Problems in Calculus of one Variable

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The book consists of principal definition, theorems and formulas followed by solved examples and problems for practice. Answers are given in the end of the book.

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Content
  • 1. Introduction to Mathematical Analysis
  •  § 1.1. Real Numbers. The Absolute Value of a Real Number
  •  § 1.2. Function. Domain of Definition
  •  § 1.3. Investigation of Functions
  •  § 1.4. Inverse Functions
  •  § 1.5. Graphical Representation of Functions
  •  § 1.6. Number Sequences. Limit of a Sequence
  •  § 1.7. Evaluation of Limits of Sequences
  •  § 1.8. Testing Sequences for Convergence
  •  § 1.9. The Limit of a Function
  •  § 1.10. Calculation of Limits of Functions
  •  § 1.11. Infinitesimal and Infinite Functions. Their Definition
  •  and Comparison
  •  § 1.12. Equivalent Infinitesimals. Application to Finding
  •  Limits
  •  § 1.13. One-Sided Limits
  •  § 1.14. Continuity of a Function. Points of Discontinuity and
  •  Their Classification
  •  § 1.15. Arithmetical Operations on Continuous Functions.
  •  Continuity of a Composite Function
  •  § 1.16. The Properties of a Function Continuous on a Closed
  •  Interval. Continuity of an Inverse Function
  •  § 1.17. Additional Problems
  • 2. Differentiation of Functions
  •  § 2.1. Definition of the Derivative
  •  § 2.2. Differentiation of Explicit Functions
  •  CHAPTERS
  •  § 2.3. Successive Differentiation of Explicit Functions.Leibniz
  •  Formula
  •  § 2.4. Differentiation of Inverse, Implicit and Parametrically
  •  Represented Functions
  •  § 2.5. Applications of the Derivative
  •  § 2.6. The Differential of a Function. Application to
  •  Approximate Computations
  •  § 2.7. Additional Problems
  • 3. Application of Differential Calculus to Investigation of
  •  Functions
  •  § 3.1. Basic Theorems on Differentiable Functions
  •  § 3.2. Evaluation of Indeterminate Forms.L’Hospital’s Rule
  •  § 3.3. Taylor’s Formula. Application to Approximate
  •  Calculations
  •  § 3.4. Application of Taylor’s Formula to Evaluation of
  •  Limits
  •  § 3.5. Testing a Function for Monotonicity
  •  § 3.6. Maxima and Minima of a Function
  •  § 3.7. Finding the Greatest and the Least Values of a
  •  Function
  •  § 3.8. Solving Problems in Geometry and Physics
  •  § 3.9. Convexity and Concavity of a Curve. Points of
  •  Inflection
  •  § 3.10. Asymptotes
  •  § 3.11. General Plan for Investigating Functions and Sketching
  •  Graphs
  •  § 3.12. Approximate Solution of Algebraic and
  •  Transcendental Equations
  •  § 3.13. Additional Problems
  • 4. Indefinite Integrals. Basic Methods of Integration
  •  § 4.1. Direct lntegration and the Method of Expansion
  •  § 4.2. Integration by Substitution
  •  § 4.3. Integration by Parts
  •  § 4.4. Reduction Formulas
  •  CHAPTERS
  • 5. Basic Classes of Integrable Functions
  •  § 5.1. Integration of Rational Functions
  •  § 5.2. Integration of Certain Irrational Expressions
  •  § 5.3. Euler’s Substitutions
  •  § 5.4. Other Methods of Integrating Irrational Expressions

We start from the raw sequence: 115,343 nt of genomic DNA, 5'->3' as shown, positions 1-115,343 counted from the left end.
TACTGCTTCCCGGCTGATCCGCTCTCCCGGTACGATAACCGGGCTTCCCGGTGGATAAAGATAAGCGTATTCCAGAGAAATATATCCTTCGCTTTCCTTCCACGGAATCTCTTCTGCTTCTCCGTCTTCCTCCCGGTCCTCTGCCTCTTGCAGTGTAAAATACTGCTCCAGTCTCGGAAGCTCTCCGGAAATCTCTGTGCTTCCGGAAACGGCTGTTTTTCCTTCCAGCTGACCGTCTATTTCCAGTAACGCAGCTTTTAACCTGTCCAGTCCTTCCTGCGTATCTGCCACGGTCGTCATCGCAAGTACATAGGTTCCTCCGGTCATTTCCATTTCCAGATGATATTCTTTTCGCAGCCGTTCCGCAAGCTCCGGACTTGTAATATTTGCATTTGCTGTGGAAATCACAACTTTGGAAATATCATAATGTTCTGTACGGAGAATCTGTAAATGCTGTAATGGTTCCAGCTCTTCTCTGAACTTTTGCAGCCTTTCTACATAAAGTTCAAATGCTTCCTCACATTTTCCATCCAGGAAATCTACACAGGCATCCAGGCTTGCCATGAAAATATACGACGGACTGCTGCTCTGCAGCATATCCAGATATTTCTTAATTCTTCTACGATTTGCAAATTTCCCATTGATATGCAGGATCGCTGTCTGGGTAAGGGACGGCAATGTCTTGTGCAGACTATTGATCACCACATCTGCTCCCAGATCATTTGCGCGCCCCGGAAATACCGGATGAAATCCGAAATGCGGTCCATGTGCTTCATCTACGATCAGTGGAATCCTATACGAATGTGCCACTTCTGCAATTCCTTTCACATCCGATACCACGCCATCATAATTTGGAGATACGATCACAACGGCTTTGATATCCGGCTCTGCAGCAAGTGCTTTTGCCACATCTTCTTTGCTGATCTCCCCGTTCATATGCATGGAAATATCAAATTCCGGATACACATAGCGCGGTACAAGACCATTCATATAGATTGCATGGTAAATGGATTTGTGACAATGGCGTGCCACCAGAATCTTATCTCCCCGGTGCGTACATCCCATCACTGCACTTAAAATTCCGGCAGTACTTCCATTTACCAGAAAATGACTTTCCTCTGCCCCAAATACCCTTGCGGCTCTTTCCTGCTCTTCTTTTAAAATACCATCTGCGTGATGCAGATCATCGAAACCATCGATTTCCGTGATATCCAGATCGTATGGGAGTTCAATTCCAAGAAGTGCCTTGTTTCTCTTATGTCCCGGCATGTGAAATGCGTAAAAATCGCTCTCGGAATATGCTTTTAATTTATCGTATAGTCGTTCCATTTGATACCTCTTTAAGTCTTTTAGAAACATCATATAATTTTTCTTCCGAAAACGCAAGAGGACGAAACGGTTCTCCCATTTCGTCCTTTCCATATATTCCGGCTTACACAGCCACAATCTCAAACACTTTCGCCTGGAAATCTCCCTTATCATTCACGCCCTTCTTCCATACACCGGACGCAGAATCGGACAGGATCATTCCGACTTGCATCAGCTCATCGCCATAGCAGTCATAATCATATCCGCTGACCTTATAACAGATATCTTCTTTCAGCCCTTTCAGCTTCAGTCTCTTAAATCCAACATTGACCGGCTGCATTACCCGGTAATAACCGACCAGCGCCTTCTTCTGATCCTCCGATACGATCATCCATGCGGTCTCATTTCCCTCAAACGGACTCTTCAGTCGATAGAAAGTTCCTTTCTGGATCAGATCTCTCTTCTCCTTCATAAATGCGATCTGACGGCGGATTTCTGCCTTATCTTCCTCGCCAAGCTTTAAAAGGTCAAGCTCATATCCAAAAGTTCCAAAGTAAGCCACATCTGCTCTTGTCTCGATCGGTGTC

•  § 5.5. Integration of a Binomial Differential
  •  § 5.6. Integration of Trigonometric and Hyperbolic Functions
  •  § 5.7. Integration of Certain Irrational Functions with the Aid
  •  of Trigonometric or Hyperbolic Substitutions
  •  § 5.8. Integration of Other Transcendental Functions
  •  § 5.9. Methods of Integration (List of Basic Forms of
  •  Integrals)
  • 6. The Definite Integral
  •  § 6.1. Statement of the Problem. The Lower and Upper
  •  Integral Sums
  •  § 6.2. Evaluating Definite Integrals by the Newton-Leibniz
  •  Formula
  •  § 6.3. Estimating an Integral. The Definite Integral as a
  •  Function of Its Limits
  •  § 6.4. Changing the Variable in a Definite Integral
  •  § 6.5. Simplification of Integrals Based on the Properties of
  •  Symmetry of Integrands
  •  § 6.6. Integration by Parts. Reduction Formulas
  •  § 6.7. Approximating Definite Integrals
  •  § 6.8. Additional Problems
  • 7. Applications of the Definite Integral
  •  § 7.1. Computing the Limits of Sums with the Aid of
  •  Definite Integrals
  •  § 7.2. Finding Average Values of a Function
  •  § 7.3. Computing Areas in Rectangular Coordinates
  •  CHAPTERS
  •  § 7.4. Computing Areas with Parametrically Represented
  •  Boundaries
  •  § 7.5. The Area of a Curvilinear Sector in Polar Coordinates
  •  § 7.6. Computing the Volume of a Solid
  •  § 7.7. The Arc Length of a Plane Curve in Rectangular
  •  Coordinates
  •  § 7.8. The Arc Length of a Curve Represented
  •  Parametrically
  •  § 7.9. The Arc Length of a Curve in Polar Coordinates
  •  § 7.10. Area of Surface of Revolution
  •  § 7.11. Geometrical Applications of the Definite Integral.
  •  § 7.12. Computing Pressure, Work and Other Physical
  •  Quantities by the Definite Integrals
  •  § 7.13. Computing Static Moments and Moments of Inertia.
  •  Determining Coordinates of the Centre of Gravity
  •  § 7.14. Additional Problems
  • 8. Improper Integrals
  •  § 8.1. Improper Integrals with Infinite Limits
  •  § 8.2. Improper Integrals of Unbounded Functions
  •  § 8.3. Geometric and Physical Applications of Improper
  •  Integrals
  •  § 8.4. Additional Problems
  •  Answers and Hints
ISBN11 9789385966583
Author I.A.MARON
Edition 2016
Pages 456
Classes Class 11, Class 12
Exams School Books
Subjects Mathematics
Weight 388gm

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